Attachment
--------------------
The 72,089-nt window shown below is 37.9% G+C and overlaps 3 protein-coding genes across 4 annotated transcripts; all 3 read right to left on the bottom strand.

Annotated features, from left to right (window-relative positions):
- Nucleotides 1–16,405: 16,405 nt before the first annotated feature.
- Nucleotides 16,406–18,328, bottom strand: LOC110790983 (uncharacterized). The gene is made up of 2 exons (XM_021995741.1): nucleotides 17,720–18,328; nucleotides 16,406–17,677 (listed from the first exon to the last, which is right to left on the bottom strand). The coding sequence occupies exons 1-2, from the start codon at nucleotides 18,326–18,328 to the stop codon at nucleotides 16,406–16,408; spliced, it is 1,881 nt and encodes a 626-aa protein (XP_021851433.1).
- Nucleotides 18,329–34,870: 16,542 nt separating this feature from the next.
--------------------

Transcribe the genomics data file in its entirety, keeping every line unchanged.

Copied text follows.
The 72,089-nt window shown below is 37.9% G+C and overlaps 3 protein-coding genes across 4 annotated transcripts; all 3 read right to left on the bottom strand.

Annotated features, from left to right (window-relative positions):
- Nucleotides 1–16,405: 16,405 nt before the first annotated feature.
- Nucleotides 16,406–18,328, bottom strand: LOC110790983 (uncharacterized). The gene is made up of 2 exons (XM_021995741.1): nucleotides 17,720–18,328; nucleotides 16,406–17,677 (listed from the first exon to the last, which is right to left on the bottom strand). The coding sequence occupies exons 1-2, from the start codon at nucleotides 18,326–18,328 to the stop codon at nucleotides 16,406–16,408; spliced, it is 1,881 nt and encodes a 626-aa protein (XP_021851433.1).
- Nucleotides 18,329–34,870: 16,542 nt separating this feature from the next.